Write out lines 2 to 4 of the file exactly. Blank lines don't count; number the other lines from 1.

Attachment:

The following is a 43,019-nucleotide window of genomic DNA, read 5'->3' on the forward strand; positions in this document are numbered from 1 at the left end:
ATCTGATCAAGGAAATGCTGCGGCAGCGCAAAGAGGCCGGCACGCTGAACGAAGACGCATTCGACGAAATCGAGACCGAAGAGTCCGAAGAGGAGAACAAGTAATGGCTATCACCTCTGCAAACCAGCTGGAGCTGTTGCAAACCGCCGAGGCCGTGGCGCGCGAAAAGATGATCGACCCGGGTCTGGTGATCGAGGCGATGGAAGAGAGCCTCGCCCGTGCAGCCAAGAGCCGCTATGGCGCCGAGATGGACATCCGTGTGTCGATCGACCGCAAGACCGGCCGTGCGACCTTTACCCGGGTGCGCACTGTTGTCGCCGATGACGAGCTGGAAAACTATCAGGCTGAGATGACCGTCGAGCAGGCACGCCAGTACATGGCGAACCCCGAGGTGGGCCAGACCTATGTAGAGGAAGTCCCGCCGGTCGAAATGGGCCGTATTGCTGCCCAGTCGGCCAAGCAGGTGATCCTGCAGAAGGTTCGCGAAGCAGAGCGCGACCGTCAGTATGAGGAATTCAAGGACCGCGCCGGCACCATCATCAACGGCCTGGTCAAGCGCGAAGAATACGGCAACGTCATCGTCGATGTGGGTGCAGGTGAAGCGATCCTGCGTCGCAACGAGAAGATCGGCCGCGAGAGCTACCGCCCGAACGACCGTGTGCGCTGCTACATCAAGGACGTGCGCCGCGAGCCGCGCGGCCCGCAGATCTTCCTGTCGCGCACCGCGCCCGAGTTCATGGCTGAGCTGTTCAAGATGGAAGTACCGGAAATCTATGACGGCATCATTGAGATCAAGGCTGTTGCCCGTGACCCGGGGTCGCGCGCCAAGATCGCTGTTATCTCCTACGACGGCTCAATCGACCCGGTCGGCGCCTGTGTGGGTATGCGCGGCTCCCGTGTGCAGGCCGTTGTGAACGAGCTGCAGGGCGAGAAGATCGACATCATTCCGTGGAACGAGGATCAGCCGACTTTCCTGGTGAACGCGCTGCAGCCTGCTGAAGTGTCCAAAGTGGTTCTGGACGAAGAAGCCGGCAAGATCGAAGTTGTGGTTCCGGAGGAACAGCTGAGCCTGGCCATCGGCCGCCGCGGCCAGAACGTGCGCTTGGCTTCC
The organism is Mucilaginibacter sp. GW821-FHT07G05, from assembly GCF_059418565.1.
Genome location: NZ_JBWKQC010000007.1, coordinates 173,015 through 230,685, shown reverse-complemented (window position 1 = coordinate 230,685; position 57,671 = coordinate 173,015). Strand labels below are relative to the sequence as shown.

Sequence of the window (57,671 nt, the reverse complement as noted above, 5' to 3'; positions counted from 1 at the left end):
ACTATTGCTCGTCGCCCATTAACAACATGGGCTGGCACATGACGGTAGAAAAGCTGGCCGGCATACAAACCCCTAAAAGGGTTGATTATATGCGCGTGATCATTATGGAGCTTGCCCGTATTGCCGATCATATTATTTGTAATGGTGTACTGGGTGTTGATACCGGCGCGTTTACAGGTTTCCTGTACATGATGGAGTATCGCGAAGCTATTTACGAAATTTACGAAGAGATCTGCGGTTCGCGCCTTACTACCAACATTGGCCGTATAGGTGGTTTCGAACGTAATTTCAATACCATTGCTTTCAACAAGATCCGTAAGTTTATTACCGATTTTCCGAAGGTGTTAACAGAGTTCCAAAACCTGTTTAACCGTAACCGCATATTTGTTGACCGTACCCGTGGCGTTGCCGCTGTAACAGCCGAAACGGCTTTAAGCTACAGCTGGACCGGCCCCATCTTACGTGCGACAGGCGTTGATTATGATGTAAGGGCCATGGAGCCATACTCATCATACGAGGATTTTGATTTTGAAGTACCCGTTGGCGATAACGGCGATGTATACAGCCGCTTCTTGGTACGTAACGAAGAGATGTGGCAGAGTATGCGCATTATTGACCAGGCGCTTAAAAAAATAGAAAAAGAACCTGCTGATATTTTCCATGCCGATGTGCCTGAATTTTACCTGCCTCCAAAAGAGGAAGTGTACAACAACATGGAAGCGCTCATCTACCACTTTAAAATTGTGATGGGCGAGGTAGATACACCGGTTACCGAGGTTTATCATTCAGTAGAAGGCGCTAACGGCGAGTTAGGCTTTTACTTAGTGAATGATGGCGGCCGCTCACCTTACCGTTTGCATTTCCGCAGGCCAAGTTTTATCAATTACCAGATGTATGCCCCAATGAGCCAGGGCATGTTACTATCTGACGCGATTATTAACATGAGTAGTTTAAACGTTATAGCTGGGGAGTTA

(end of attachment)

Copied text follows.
ATCTGATCAAGGAAATGCTGCGGCAGCGCAAAGAGGCCGGCACGCTGAACGAAGACGCATTCGACGAAATCGAGACCGAAGAGTCCGAAGAGGAGAACAAGTAATGGCTATCACCTCTGCAAACCAGCTGGAGCTGTTGCAAACCGCCGAGGCCGTGGCGCGCGAAAAGATGATCGACCCGGGTCTGGTGATCGAGGCGATGGAAGAGAGCCTCGCCCGTGCAGCCAAGAGCCGCTATGGCGCCGAGATGGACATCCGTGTGTCGATCGACCGCAAGACCGGCCGTGCGACCTTTACCCGGGTGCGCACTGTTGTCGCCGATGACGAGCTGGAAAACTATCAGGCTGAGATGACCGTCGAGCAGGCACGCCAGTACATGGCGAACCCCGAGGTGGGCCAGACCTATGTAGAGGAAGTCCCGCCGGTCGAAATGGGCCGTATTGCTGCCCAGTCGGCCAAGCAGGTGATCCTGCAGAAGGTTCGCGAAGCAGAGCGCGACCGTCAGTATGAGGAATTCAAGGACCGCGCCGGCACCATCATCAACGGCCTGGTCAAGCGCGAAGAATACGGCAACGTCATCGTCGATGTGGGTGCAGGTGAAGCGATCCTGCGTCGCAACGAGAAGATCGGCCGCGAGAGCTACCGCCCGAACGACCGTGTGCGCTGCTACATCAAGGACGTGCGCCGCGAGCCGCGCGGCCCGCAGATCTTCCTGTCGCGCACCGCGCCCGAGTTCATGGCTGAGCTGTTCAAGATGGAAGTACCGGAAATCTATGACGGCATCATTGAGATCAAGGCTGTTGCCCGTGACCCGGGGTCGCGCGCCAAGATCGCTGTTATCTCCTACGACGGCTCAATCGACCCGGTCGGCGCCTGTGTGGGTATGCGCGGCTCCCGTGTGCAGGCCGTTGTGAACGAGCTGCAGGGCGAGAAGATCGACATCATTCCGTGGAACGAGGATCAGCCGACTTTCCTGGTGAACGCGCTGCAGCCTGCTGAAGTGTCCAAAGTGGTTCTGGACGAAGAAGCCGGCAAGATCGAAGTTGTGGTTCCGGAGGAACAGCTGAGCCTGGCCATCGGCCGCCGCGGCCAGAACGTGCGCTTGGCTTCC
The organism is Mucilaginibacter sp. GW821-FHT07G05, from assembly GCF_059418565.1.
Genome location: NZ_JBWKQC010000007.1, coordinates 173,015 through 230,685, shown reverse-complemented (window position 1 = coordinate 230,685; position 57,671 = coordinate 173,015). Strand labels below are relative to the sequence as shown.